“I’m happy to say that all four children have grown into remarkable young adults who live and serve God,” Linda says. “Two of our four families are still Salvationists [members of the church] and the other two are active in the churches of their choice, as it should be. I’m just so proud of them all. I’m so glad that they are saved and that they are in church.”

The Griffins do have three nieces who, with their husbands, are serving as officers today.

“So it continues through the family,” Linda says.

‘Why God put me here’

Over the 42 years he served as an officer, Terry learned an important lesson. When he started out in ministry in 1970, he had ambitious goals.

“You have this idea that you’re going to change the world,” Terry says. “I quickly realized that I wasn’t going to change the world, but I could have some influence on individuals to bring Christ into their lives to transform [them].”

“As I look back on each one of my appointments,” Terry says, “there was always one person I can look back on and say, ‘That’s why God put me there.’ ”

Terry remembers Glen, an older man living in a nursing home after a stroke.

“He could hardly put three words together without stuttering,” Terry says. “He had a lot of trauma in his life, and God sent me to Glen. I can look back and say that’s why I was there. Glen needed me and he needed Christ.”

By the time Terry moved to another city for a new assignment, Glen was praying with others. He was also handing out a religious magazine put together by people in the nursing home.

“He became my replacement there,” Terry says. “So, don’t think about changing the world. Just think about changing it one life at a time, or influencing one life at a time.”

As Linda reflects on her career in The Salvation Army, she’s amazed at all the lives she’s been able to touch.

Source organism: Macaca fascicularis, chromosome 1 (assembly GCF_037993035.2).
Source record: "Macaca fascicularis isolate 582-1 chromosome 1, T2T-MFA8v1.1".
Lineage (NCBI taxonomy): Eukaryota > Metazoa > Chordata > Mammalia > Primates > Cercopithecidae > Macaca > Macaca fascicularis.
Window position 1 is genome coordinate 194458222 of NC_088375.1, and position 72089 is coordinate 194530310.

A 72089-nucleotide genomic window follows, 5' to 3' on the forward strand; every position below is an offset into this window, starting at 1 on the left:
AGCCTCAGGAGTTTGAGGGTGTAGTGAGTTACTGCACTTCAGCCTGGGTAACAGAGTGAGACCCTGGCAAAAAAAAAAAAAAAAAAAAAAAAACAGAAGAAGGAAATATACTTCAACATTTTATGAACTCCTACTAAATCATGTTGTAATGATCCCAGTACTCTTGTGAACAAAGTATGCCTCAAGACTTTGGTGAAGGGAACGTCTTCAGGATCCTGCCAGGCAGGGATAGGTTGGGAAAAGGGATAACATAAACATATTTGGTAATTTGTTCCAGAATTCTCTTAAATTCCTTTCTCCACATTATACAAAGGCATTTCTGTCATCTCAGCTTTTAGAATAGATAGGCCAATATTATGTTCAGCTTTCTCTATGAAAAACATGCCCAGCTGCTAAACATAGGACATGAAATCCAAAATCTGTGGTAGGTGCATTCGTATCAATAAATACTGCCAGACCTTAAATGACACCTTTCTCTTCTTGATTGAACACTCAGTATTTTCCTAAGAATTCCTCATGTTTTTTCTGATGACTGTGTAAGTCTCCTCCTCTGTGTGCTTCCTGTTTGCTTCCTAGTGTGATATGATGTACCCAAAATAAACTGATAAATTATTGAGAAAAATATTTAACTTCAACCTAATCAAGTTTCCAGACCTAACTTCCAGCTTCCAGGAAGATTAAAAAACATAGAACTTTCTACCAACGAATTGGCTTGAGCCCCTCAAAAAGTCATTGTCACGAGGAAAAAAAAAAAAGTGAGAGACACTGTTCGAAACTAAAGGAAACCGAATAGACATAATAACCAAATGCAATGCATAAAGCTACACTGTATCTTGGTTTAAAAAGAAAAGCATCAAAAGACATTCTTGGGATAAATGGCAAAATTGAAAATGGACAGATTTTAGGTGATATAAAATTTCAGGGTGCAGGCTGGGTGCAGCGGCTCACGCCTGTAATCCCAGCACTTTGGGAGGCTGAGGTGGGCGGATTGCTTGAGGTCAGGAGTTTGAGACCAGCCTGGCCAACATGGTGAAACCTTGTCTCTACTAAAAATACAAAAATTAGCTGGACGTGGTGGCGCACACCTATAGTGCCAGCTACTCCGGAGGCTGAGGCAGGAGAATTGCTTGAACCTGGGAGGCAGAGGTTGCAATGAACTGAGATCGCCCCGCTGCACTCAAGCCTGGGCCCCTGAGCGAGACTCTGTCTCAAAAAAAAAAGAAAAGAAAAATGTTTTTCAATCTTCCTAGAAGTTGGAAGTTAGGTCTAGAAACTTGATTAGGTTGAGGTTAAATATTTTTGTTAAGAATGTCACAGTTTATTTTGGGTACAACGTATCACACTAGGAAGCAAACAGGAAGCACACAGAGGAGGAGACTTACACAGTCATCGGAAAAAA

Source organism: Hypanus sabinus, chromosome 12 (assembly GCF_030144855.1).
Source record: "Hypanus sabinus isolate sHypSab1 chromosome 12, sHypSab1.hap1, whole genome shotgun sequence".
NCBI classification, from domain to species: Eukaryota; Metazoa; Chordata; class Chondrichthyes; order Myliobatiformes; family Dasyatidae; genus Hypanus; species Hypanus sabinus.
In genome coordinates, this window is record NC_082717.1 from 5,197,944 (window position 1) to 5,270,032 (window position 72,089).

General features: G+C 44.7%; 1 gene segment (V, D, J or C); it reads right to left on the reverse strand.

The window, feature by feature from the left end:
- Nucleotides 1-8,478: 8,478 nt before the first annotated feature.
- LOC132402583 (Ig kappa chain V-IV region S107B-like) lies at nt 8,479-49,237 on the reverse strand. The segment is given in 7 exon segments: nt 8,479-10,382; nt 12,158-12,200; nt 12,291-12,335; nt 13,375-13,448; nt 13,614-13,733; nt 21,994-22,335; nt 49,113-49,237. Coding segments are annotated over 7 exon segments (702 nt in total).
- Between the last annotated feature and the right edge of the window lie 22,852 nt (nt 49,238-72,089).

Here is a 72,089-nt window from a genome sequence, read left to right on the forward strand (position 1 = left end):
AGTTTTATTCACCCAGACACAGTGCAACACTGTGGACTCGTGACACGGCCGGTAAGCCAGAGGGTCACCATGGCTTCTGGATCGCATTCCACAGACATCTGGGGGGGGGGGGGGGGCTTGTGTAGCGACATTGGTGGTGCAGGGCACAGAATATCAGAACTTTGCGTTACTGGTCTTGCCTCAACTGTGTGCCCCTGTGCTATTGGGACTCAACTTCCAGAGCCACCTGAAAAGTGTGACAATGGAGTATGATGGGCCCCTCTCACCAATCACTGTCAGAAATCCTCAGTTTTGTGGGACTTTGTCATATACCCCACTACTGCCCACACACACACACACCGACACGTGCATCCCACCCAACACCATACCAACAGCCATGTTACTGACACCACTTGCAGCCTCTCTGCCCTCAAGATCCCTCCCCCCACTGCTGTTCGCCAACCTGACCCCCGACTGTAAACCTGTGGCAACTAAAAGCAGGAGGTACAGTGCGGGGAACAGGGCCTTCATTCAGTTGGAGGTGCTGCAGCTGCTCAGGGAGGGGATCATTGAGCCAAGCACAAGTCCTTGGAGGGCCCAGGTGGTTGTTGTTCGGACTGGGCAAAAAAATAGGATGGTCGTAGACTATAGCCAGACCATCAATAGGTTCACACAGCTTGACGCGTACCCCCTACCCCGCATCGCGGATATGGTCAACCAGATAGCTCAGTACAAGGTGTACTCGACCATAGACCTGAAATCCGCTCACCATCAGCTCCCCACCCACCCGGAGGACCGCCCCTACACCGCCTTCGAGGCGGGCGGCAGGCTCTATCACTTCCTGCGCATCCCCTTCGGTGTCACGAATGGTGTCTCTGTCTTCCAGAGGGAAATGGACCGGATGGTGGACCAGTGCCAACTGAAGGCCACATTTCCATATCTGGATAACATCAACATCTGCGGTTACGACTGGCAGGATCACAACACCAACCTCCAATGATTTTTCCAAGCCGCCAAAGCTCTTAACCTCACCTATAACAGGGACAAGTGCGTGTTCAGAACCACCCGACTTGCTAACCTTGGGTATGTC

“Over a period of 42 years as officers, it’s staggering to think of the number of people we had under our influence,” Linda says. “Sometimes we learned far more from them than they learned from us. But we were definitely given a love for those people. We know that God used our willingness to be used by Him to impact lives.”

Advice for beginners

To someone just beginning a journey as an officer with The Salvation Army, Linda says to expect it to be a day–to–day walk with God. She leaned on her favorite verses, Proverbs 3:5–6.

“Trust God from the bottom of your heart,” Linda says. “I’d say you have no idea what you’re beginning now. But it’s going to be a grand adventure, and God is going to be with you all the way. It’s been an amazing ride.”

From the start, the Griffins were careful to keep a healthy balance between ministry and family. When your job can impact whether someone eats or not, or whether someone hears the message of salvation, it’s easy to become consumed and forget family.

“I think we got good advice early on from people who said you’ve got to take time for yourself,” Terry says. “You don’t want to forget family. I can’t say we were perfect at it. There were times when things just did consume us. But we tried our best.”

Terry and Linda have devoted their lives to sharing the Good News, feeding the poor, and lending a helping hand. In September 2012, they retired. But after a couple of leisurely months of reading, golfing, and fishing, Terry and Linda both “un–retired,” taking on part–time jobs with … you guessed it … The Salvation Army.

“God doesn’t expect you to just sit in a rocking chair for the rest of your life.”

by Gail Wood

(Please see Uniform: Like Carrying a Bible)

Previous post

Passion to Serve Needy People

Next post

Compelled To Offer Hope